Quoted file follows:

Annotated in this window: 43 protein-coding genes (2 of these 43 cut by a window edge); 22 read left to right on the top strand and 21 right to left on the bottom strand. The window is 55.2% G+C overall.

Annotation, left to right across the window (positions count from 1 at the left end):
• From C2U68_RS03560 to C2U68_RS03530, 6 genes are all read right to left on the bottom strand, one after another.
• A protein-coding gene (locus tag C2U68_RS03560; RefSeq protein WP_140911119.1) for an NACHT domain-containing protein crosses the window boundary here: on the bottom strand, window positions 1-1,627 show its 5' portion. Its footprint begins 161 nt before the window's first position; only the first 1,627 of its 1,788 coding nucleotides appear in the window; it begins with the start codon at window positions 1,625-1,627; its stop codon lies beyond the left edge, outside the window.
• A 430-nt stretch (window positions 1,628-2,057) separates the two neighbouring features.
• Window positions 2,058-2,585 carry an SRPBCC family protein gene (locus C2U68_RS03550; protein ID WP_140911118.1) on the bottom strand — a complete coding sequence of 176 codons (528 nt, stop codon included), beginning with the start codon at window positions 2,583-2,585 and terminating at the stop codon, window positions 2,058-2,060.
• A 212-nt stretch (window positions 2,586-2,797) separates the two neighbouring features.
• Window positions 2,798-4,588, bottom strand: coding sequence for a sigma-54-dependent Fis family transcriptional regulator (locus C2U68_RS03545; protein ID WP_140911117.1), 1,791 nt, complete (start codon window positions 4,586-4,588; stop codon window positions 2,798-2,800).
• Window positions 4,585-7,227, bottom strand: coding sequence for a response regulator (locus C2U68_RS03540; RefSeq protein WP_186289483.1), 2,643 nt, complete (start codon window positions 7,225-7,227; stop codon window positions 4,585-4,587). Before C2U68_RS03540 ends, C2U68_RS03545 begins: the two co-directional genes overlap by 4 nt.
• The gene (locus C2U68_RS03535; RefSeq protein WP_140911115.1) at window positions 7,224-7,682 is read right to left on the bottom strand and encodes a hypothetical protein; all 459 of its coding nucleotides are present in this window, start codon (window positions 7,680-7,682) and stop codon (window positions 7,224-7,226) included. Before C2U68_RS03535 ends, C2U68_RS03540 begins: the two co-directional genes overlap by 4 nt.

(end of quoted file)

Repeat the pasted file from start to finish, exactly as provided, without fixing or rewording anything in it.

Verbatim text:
Annotated in this window: 43 protein-coding genes (2 of these 43 cut by a window edge); 22 read left to right on the top strand and 21 right to left on the bottom strand. The window is 55.2% G+C overall.

Annotation, left to right across the window (positions count from 1 at the left end):
• From C2U68_RS03560 to C2U68_RS03530, 6 genes are all read right to left on the bottom strand, one after another.
• A protein-coding gene (locus tag C2U68_RS03560; RefSeq protein WP_140911119.1) for an NACHT domain-containing protein crosses the window boundary here: on the bottom strand, window positions 1-1,627 show its 5' portion. Its footprint begins 161 nt before the window's first position; only the first 1,627 of its 1,788 coding nucleotides appear in the window; it begins with the start codon at window positions 1,625-1,627; its stop codon lies beyond the left edge, outside the window.
• A 430-nt stretch (window positions 1,628-2,057) separates the two neighbouring features.
• Window positions 2,058-2,585 carry an SRPBCC family protein gene (locus C2U68_RS03550; protein ID WP_140911118.1) on the bottom strand — a complete coding sequence of 176 codons (528 nt, stop codon included), beginning with the start codon at window positions 2,583-2,585 and terminating at the stop codon, window positions 2,058-2,060.
• A 212-nt stretch (window positions 2,586-2,797) separates the two neighbouring features.
• Window positions 2,798-4,588, bottom strand: coding sequence for a sigma-54-dependent Fis family transcriptional regulator (locus C2U68_RS03545; protein ID WP_140911117.1), 1,791 nt, complete (start codon window positions 4,586-4,588; stop codon window positions 2,798-2,800).
• Window positions 4,585-7,227, bottom strand: coding sequence for a response regulator (locus C2U68_RS03540; RefSeq protein WP_186289483.1), 2,643 nt, complete (start codon window positions 7,225-7,227; stop codon window positions 4,585-4,587). Before C2U68_RS03540 ends, C2U68_RS03545 begins: the two co-directional genes overlap by 4 nt.
• The gene (locus C2U68_RS03535; RefSeq protein WP_140911115.1) at window positions 7,224-7,682 is read right to left on the bottom strand and encodes a hypothetical protein; all 459 of its coding nucleotides are present in this window, start codon (window positions 7,680-7,682) and stop codon (window positions 7,224-7,226) included. Before C2U68_RS03535 ends, C2U68_RS03540 begins: the two co-directional genes overlap by 4 nt.